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[Susan notes: Charles Finn clearly states the problem--and offers a telling firefighting metaphor besides.]

Submitted to Time Magazine but not published
09/05/2009

To the editor





Gilbert Cruz's feature on Arne Duncan and the Race To The Top program

entirely missed the boat, misrepresenting the issues and ignoring

years of evidence about what it takes for students to learn. The idea

that teachers should be held accountable for the success or failure of

their students is neither new nor (amongst teachers) controversial.



The controversy surrounds the means by which we evaluate both students

and teachers. With Race To The Top, President Obama and Secretary

Duncan lay all of the responsibility for students' success or failure

squarely on the backs of classroom teachers, while giving them no

authority to do anything whatsoever to change the status quo. Today's

teachers are regularly forced to use scripted lessons and follow

pacing guides that leave no room at all for creativity or professional

judgement. If teachers have no power, how can we hold them

accountable? Would you hand a firefighter a set of procedures to

follow at every fire, regardless of its size, location, or nature?

Would you require doctors to use the same treatment with every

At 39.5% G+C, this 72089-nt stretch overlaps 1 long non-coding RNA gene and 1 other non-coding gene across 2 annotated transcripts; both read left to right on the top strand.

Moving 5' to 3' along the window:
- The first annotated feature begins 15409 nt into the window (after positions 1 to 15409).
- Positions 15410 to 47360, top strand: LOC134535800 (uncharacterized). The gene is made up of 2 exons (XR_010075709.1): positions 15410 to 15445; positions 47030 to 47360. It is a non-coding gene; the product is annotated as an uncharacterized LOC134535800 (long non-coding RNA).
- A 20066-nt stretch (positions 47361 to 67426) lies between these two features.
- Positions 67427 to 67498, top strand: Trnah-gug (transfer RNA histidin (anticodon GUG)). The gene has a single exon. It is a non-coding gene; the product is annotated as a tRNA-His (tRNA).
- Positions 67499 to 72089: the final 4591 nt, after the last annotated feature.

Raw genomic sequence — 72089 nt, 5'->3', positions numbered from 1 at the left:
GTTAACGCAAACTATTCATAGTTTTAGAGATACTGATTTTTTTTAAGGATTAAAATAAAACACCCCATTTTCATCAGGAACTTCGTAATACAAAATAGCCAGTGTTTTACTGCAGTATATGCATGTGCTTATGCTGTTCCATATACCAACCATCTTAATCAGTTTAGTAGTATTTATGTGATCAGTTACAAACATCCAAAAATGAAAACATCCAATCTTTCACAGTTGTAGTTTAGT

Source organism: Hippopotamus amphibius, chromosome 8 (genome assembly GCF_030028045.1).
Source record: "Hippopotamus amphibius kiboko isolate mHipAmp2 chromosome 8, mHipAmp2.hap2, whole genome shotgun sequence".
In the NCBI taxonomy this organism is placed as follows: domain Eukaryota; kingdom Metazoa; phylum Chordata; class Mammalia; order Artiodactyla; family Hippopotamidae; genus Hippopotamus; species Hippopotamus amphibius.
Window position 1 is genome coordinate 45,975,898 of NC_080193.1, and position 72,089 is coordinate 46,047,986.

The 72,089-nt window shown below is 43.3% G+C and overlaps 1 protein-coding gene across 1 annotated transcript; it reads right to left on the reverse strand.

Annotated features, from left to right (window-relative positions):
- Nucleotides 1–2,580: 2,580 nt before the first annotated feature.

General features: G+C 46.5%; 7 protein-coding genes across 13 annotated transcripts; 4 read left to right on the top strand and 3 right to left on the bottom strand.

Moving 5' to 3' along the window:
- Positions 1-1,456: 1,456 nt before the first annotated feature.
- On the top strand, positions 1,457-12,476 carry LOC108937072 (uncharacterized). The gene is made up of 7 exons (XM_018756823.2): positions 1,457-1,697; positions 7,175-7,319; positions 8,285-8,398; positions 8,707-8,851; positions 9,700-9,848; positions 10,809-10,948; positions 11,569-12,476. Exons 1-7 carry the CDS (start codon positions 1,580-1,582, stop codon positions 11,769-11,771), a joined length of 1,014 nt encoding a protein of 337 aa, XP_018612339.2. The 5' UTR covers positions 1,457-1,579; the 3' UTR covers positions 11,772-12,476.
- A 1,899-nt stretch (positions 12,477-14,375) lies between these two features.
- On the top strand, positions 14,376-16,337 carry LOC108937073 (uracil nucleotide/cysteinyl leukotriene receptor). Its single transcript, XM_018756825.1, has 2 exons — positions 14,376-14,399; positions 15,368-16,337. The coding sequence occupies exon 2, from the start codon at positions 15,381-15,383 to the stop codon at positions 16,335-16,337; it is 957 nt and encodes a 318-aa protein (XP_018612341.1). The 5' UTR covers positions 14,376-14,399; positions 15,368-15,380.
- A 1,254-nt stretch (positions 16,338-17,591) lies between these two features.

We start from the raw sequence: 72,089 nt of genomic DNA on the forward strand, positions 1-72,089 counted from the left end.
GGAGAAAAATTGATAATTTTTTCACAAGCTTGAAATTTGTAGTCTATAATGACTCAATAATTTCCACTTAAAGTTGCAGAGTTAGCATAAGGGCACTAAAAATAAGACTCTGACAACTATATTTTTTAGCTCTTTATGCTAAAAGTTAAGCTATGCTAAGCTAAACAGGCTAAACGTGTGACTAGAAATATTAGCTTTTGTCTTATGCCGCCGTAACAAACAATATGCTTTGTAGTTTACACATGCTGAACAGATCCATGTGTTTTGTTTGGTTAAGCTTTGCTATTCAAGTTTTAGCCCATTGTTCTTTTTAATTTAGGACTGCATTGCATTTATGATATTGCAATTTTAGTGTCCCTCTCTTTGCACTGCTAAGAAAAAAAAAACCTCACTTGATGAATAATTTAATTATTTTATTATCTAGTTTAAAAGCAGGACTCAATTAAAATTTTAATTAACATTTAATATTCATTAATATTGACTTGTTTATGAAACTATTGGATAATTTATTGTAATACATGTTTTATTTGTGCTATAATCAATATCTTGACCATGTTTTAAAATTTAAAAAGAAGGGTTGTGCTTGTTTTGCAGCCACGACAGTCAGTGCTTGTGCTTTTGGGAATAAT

patient, regardless of the disease? That's what is happening to our

teachers and students.



In his effort to blame teacher unions for standing in the way of

reform, Mr. Cruz fails to note what an abject failure No Child Left

Behind and its era of high-stakes standardized testing have been.

States spend billions on tests that are not reliable and are often

inappropriate. School districts have responded by narrowing the

curriculum so that teachers teach only what is to be tested that year.

Many elementary students never touch a history or science textbook.

Art and music are things of the past. Physical education is

disappearing --And research shows us that these subjects and programs

are vital to student achievement.



There is no evidence whatsoever that our testing mania is helping

children; there is mounting evidence that it does them terrible harm.

Educators are challenging Race To The Top because it's going to make

things worse, not better. Once salaries are tied to test scores

teachers will compete to work with the best and brightest students,

those who are likely to test well. Our students with the lowest test

scores and the greatest needs will get the inexperienced and less

capable teachers. I have taught English Learners and immigrant

children for over twenty years. My students learn a great deal, and

make tremendous advances, but they traditionally score poorly on

standardized tests because they have yet to master English. But we

still keep giving them the same tests we give the English-only

students, knowing in advance what the results will be. Who is this

helping? And more importantly, who is going to want to work with these

students once salaries are tied to test scores?





Charles Finn is a teacher, Oceanside Unified School District

Charles Finn


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